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April 25, 2006
Softwood Dispute Over?

The largest issue in US-Canadian relations may move to a resolution within the next few days, according to the Globe & Mail. The free-trade dispute over softwood subsidies has complicated relations between Washington and Ottawa since the NAFTA accord, but the new Tory government may have found the key to bringing the issue to a close:

Canada and the United States appear very close to a historic breakthrough in the enduring softwood lumber dispute.

Industry sources who have been briefed on the discussions told The Globe and Mail that U.S. President George W. Bush called Stephen Harper on the weekend to outline an offer. In it the United States would lift duties on Canadian lumber and return most of the $5-billion it has collected from Canadian lumber companies.

In a complex arrangement that would include both a quota and an export tax, Canada would agree to cap its share of the U.S. lumber market at one third, which is roughly the current level.

PM Stephen Harper wanted to resolve the dispute before making a visit to DC, and the deal looks like a winner for Canada. Bush wanted the matter closed before moving the US trade representative, Rob Portman, into the White House as budget director. Both leaders need a foreign-policy victory and both need to demonstrate strengthened ties. Faced with a deadline for an unfavorable ruling from a NAFTA tribunal, the timing seems perfect for an announcement of this kind.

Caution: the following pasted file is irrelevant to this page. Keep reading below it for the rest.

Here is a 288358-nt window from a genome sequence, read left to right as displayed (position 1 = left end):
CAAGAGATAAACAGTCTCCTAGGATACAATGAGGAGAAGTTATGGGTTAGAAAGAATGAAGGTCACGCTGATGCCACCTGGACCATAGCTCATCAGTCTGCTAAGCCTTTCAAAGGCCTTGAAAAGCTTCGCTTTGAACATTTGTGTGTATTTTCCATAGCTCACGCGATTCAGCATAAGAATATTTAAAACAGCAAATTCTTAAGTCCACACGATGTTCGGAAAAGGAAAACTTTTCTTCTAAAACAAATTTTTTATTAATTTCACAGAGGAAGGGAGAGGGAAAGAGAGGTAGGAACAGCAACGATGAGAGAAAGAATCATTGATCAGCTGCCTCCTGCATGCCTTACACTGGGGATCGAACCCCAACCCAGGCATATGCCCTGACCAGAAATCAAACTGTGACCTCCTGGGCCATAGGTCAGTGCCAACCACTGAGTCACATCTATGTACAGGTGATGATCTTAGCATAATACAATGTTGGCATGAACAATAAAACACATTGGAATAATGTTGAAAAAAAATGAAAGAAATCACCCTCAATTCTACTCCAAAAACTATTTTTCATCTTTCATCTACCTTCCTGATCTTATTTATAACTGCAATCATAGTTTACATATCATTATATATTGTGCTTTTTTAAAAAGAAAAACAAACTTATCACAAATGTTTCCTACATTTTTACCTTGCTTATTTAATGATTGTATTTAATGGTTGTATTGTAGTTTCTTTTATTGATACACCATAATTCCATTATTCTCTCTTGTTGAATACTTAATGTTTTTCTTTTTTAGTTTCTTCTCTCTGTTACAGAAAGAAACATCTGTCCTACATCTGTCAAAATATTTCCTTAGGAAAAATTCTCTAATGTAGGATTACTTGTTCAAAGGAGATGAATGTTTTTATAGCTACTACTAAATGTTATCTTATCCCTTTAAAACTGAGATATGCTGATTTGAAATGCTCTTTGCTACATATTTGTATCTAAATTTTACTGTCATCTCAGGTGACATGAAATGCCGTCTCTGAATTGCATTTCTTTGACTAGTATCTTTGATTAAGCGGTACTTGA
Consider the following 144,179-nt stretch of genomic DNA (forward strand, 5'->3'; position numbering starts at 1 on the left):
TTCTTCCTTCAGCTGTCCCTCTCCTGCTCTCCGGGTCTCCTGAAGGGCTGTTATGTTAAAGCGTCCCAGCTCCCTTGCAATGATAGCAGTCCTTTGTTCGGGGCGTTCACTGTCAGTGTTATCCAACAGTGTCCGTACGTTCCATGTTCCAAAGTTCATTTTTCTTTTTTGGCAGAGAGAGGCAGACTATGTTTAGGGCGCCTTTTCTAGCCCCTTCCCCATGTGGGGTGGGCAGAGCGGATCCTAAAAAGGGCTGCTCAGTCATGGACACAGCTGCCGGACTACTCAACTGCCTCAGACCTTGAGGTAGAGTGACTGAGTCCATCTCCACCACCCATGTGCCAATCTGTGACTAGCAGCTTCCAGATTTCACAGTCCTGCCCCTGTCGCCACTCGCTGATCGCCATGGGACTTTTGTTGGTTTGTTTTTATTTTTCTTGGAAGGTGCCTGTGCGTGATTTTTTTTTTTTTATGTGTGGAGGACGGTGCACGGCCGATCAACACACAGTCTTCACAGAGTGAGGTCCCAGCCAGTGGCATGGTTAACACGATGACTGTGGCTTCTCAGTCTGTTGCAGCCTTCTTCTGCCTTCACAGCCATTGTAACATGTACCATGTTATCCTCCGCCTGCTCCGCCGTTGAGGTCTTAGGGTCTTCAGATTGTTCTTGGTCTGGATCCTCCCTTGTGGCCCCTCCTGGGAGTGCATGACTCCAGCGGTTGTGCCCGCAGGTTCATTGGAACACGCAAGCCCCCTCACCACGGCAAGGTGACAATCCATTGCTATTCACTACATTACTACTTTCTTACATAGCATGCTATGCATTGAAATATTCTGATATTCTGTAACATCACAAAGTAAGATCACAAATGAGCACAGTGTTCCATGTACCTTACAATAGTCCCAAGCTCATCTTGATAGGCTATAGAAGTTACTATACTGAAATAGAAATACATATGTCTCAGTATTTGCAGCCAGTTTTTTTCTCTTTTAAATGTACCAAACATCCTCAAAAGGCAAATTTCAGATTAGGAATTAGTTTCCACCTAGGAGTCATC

Getting the duties returned to the Canadian logging industry will give Harper a huge political boost. In return, the ongoing lumber trade between the two countries will have better regulation to keep American companies from bankruptcy from subsidized price wars, allowing George Bush to save American jobs. Bush needs to make Canada a more visible ally; they are the largest trading partner of the US and our largest supplier of oil (trading spots often with Mexico at #2). Bush needs to highlight the Canadian relationship as a close friendship, and he has no better opportunity than with Harper at the helm in Ottawa. He had to bend on softwoods to give Harper the necessary domestic support for improved relations with DC.

The agreement still has to pass muster with the lumber industries of both countries, or the agreement will never see ratification. It appears designed to give enough protection to American loggers while giving Canadian loggers enough of the American market to keep everyone satisfied, if not exactly happy. Expect this agreement to get announced in the next couple of days and for the US and Canada to withdraw their grievances from the NAFTA boards forthwith.

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Posted by Ed Morrissey at April 25, 2006 5:25 AM

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